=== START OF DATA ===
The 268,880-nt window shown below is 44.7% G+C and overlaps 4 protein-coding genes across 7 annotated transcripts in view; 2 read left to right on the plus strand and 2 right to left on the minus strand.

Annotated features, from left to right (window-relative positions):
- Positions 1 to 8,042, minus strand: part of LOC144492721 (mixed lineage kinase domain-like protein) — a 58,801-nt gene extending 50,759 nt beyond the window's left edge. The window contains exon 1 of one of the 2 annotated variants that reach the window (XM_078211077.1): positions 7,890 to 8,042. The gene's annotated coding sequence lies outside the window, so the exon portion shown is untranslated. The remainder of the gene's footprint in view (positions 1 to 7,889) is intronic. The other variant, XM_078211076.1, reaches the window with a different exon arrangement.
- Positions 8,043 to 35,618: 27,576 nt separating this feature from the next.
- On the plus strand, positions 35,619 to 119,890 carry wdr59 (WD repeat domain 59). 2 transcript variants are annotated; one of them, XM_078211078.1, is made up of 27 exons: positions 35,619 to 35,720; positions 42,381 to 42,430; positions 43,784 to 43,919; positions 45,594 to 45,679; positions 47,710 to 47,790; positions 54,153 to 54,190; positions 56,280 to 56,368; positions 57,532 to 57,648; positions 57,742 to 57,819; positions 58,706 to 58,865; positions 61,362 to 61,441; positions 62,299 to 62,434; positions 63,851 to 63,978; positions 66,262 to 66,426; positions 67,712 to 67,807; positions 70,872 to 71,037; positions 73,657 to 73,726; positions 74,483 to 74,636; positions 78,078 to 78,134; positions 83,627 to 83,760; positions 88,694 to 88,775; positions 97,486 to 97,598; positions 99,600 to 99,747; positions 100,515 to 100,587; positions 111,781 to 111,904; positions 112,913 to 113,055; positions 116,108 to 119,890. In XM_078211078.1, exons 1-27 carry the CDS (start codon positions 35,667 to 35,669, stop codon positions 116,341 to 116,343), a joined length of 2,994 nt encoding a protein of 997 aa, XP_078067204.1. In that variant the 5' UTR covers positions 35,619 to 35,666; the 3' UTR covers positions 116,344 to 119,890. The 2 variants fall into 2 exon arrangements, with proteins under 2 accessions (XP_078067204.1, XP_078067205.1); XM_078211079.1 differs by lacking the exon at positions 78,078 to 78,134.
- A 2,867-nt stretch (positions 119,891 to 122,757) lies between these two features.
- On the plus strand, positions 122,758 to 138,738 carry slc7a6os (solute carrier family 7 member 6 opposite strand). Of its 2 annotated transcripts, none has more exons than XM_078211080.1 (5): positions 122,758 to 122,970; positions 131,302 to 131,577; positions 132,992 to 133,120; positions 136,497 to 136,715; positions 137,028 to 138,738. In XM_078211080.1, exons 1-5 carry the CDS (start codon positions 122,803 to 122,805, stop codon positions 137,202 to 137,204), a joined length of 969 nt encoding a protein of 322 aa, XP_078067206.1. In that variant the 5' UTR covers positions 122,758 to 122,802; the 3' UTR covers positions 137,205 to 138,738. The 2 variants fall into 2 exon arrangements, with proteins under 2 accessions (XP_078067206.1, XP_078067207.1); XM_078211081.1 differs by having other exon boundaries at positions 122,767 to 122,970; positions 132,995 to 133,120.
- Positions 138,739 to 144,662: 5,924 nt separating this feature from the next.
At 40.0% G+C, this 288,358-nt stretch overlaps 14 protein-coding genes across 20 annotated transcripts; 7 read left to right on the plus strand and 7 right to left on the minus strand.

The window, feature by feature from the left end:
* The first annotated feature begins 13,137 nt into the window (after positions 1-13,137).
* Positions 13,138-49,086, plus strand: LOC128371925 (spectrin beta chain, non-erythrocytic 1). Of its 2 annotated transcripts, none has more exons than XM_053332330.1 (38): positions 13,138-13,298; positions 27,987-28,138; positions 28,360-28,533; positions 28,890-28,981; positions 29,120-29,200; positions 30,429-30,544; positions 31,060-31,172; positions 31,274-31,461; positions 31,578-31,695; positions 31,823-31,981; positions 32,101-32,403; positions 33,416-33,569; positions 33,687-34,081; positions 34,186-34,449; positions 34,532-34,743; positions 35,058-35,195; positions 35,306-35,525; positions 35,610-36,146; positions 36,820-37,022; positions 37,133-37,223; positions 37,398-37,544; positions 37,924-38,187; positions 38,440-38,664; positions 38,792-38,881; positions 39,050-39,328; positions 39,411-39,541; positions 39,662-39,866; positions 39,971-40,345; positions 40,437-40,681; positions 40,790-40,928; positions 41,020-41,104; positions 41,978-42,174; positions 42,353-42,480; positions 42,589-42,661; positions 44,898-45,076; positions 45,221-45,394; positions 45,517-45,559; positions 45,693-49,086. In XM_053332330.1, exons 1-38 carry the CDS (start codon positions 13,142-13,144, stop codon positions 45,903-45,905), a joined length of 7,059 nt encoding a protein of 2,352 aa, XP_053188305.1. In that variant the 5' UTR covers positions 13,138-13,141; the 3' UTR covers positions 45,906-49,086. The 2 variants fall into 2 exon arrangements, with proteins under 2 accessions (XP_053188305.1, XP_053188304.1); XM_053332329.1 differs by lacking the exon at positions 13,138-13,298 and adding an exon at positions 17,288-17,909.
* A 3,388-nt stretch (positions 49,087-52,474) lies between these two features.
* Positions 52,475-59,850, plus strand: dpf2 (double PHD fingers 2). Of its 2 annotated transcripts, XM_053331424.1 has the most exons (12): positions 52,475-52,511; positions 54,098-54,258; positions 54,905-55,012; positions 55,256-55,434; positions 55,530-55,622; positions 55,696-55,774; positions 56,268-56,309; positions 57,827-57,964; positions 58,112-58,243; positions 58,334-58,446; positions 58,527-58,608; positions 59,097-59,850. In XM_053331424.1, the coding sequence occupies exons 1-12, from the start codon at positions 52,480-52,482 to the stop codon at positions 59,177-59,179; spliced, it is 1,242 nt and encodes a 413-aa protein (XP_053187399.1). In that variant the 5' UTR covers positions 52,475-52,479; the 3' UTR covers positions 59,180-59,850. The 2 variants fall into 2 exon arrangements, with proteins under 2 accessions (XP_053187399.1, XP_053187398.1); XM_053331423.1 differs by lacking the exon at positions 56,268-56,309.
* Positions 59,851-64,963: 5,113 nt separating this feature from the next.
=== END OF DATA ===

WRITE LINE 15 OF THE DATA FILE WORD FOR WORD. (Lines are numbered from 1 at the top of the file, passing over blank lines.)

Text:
* Positions 59,851-64,963: 5,113 nt separating this feature from the next.